Grade 5 students at École Willow Point have now wrapped up their elementary school careers. But they’ll always have a reminder of that time.
With the help of city parks staff and parent volunteers, the students planted a mountain ash as a legacy tree at Simms Creek Park Tuesday afternoon.
“It’s the first time we’ve had a class plant a tree as a legacy project,” said their teacher, Madame Ann Strebel.
After levering the 12-foot tree into a hole prepared by city staff — in an act that recalled the iconic image of U.S. Marines planting the flag at Iwo Jima during World War II — the students swarmed around the trunk to shove dirt over the root ball using hands they proudly showed covered with dirt.
“It was about showing community responsibility; about a little ownership of where they live,” said parent volunteer Sandra Fricker, who suggested the idea of the tree.
“If you’re invested in something, you’re going to look after it,” added Jason Knight, her partner.
The students raised money through a concession at the school’s track meet early this month. After agreeing to the legacy tree idea, they found they had enough to purchase the mountain ash at Sticks ‘n Stones Nursery and also get a set of matching, blue “Class of 2015 T-shirts.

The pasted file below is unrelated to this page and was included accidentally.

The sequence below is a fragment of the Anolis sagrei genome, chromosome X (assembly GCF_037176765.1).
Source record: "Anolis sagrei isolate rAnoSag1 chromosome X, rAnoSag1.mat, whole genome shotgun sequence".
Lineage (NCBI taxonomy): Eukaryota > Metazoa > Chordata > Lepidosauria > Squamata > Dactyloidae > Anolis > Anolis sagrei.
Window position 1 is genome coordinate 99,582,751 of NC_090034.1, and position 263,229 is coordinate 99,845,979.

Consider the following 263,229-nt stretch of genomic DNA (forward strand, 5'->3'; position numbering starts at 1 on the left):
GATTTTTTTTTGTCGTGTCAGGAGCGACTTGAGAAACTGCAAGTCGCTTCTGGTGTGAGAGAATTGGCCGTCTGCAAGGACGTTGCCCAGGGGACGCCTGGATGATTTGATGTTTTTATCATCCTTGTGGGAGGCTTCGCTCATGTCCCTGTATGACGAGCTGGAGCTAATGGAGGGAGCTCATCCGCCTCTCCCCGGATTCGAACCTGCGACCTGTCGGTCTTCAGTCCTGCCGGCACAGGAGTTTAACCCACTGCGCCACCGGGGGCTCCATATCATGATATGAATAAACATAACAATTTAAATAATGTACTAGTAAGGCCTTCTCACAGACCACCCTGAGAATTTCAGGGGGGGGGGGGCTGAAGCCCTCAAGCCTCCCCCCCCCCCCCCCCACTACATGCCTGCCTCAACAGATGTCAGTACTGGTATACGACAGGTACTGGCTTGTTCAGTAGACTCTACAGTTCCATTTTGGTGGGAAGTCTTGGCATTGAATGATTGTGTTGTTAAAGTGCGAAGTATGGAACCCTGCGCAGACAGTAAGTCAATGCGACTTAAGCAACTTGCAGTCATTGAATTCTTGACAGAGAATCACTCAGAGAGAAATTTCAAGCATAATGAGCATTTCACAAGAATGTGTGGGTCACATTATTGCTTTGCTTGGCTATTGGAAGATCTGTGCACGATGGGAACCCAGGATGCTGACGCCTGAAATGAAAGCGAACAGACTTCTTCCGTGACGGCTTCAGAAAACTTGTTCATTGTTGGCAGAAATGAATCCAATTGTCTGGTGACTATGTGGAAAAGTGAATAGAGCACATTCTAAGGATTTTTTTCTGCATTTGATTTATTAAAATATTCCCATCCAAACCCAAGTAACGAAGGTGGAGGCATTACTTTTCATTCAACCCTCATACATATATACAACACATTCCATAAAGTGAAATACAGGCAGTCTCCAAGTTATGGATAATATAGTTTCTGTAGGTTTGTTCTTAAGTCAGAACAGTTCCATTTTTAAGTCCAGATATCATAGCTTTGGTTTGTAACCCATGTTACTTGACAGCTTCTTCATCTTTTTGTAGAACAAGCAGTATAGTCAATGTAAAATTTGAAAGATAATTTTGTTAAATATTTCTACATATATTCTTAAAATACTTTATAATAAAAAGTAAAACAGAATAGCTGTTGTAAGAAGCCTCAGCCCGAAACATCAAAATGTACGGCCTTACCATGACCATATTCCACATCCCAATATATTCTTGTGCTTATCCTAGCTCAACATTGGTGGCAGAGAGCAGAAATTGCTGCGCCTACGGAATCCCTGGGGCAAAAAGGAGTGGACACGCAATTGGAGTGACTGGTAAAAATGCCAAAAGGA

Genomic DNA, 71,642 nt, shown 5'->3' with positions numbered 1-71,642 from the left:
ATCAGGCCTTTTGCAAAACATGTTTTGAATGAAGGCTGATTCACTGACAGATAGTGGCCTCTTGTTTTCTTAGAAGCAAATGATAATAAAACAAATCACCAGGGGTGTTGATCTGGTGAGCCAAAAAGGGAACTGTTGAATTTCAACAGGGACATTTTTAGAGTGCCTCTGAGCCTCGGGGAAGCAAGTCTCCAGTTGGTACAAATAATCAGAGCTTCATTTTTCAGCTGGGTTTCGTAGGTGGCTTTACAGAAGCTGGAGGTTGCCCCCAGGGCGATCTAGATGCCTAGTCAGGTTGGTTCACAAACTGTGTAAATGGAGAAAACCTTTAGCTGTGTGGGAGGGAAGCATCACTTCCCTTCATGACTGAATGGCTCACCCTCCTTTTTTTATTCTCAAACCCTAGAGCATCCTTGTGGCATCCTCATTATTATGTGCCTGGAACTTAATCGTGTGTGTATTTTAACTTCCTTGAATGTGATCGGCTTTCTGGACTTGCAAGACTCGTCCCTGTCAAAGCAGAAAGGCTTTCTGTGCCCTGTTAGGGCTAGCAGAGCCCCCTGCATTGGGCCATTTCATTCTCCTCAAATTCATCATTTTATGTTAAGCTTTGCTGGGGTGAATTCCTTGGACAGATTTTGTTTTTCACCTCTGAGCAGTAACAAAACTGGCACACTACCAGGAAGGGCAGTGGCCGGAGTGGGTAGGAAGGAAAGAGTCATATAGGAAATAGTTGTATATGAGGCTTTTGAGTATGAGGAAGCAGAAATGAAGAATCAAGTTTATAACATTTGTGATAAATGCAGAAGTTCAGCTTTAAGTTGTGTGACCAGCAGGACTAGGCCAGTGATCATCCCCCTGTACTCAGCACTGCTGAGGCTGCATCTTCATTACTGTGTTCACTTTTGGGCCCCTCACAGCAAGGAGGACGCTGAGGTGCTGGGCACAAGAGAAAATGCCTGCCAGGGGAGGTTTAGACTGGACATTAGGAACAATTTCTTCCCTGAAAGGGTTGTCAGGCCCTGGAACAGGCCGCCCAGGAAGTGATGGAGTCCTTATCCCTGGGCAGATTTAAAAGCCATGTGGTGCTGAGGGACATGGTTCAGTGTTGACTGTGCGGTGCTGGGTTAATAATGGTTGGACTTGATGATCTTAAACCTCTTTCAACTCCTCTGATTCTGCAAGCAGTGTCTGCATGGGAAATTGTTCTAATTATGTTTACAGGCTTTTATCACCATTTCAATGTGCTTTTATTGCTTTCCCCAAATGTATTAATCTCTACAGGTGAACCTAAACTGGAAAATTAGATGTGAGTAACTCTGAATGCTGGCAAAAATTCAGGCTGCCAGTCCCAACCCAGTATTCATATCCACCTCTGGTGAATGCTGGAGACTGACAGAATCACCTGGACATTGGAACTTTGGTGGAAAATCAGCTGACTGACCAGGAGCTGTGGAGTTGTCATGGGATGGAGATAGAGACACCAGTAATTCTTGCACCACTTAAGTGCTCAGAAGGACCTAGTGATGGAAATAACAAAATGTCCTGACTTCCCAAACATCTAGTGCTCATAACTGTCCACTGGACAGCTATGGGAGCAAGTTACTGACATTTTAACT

Still, said Fricker, the project would not have come together without the wholehearted — and prompt — support of the city.
“The city was phenomenal, working with us on such short notice,” said Fricker, who said the elapsed time from request to planting was 10 days. “We got an immediate ‘Yes’ and nothing but a positive response.”
Parks workers Tom Clarke and Trina Soltys prepared the area, near the Simms Creek pumphouse, and oversaw the planting as the youngsters swarmed around, all trying to get a hand in the action.
The only element not ready in the short timeframe was a plaque that will be placed near the tree to identify it as a gift from the Willow Point class. The city crew is still determining the best option to avoid potential vandalism.
“This will be a little bit of a test case, because we don’t normally do legacy trees,” said Soltys.
Fricker said the mountain ash was chosen as it matches the flora planted nearby in the park.
To help the young tree develop in what has been essentially a drought condition, a “gator” drip bag was hung from the trunk to provide a gradual trickle of water to the roots. The tree was further helped when a bit of rain fell the next day.
“This is something we think is hugely important at this age,” Fricker said of the living legacy gift. “The more anchored they are in their community, the better.”